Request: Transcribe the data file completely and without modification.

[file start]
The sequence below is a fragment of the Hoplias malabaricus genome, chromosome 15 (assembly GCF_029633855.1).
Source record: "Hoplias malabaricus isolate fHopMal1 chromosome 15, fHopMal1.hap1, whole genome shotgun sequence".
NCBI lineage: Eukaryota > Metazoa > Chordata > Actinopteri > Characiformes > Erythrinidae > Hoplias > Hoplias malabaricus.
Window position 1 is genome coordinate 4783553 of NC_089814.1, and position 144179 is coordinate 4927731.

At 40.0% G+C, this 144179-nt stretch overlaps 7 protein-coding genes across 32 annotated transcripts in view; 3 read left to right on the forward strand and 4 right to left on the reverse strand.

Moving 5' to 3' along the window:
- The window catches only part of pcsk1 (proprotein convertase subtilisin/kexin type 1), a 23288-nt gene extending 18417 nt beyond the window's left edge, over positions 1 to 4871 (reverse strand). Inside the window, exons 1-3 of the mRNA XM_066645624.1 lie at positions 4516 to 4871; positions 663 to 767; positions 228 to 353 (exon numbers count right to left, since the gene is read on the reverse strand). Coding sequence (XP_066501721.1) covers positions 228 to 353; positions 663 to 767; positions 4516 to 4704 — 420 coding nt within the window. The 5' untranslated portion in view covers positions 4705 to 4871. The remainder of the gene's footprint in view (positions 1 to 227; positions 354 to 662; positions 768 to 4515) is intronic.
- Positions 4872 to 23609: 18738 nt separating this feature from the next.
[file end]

The sequence below is a fragment of the Hoplias malabaricus genome, chromosome 15 (assembly GCF_029633855.1).
Source record: "Hoplias malabaricus isolate fHopMal1 chromosome 15, fHopMal1.hap1, whole genome shotgun sequence".
NCBI lineage: Eukaryota > Metazoa > Chordata > Actinopteri > Characiformes > Erythrinidae > Hoplias > Hoplias malabaricus.
Window position 1 is genome coordinate 4783553 of NC_089814.1, and position 144179 is coordinate 4927731.

At 40.0% G+C, this 144179-nt stretch overlaps 7 protein-coding genes across 32 annotated transcripts in view; 3 read left to right on the forward strand and 4 right to left on the reverse strand.

Moving 5' to 3' along the window:
- The window catches only part of pcsk1 (proprotein convertase subtilisin/kexin type 1), a 23288-nt gene extending 18417 nt beyond the window's left edge, over positions 1 to 4871 (reverse strand). Inside the window, exons 1-3 of the mRNA XM_066645624.1 lie at positions 4516 to 4871; positions 663 to 767; positions 228 to 353 (exon numbers count right to left, since the gene is read on the reverse strand). Coding sequence (XP_066501721.1) covers positions 228 to 353; positions 663 to 767; positions 4516 to 4704 — 420 coding nt within the window. The 5' untranslated portion in view covers positions 4705 to 4871. The remainder of the gene's footprint in view (positions 1 to 227; positions 354 to 662; positions 768 to 4515) is intronic.
- Positions 4872 to 23609: 18738 nt separating this feature from the next.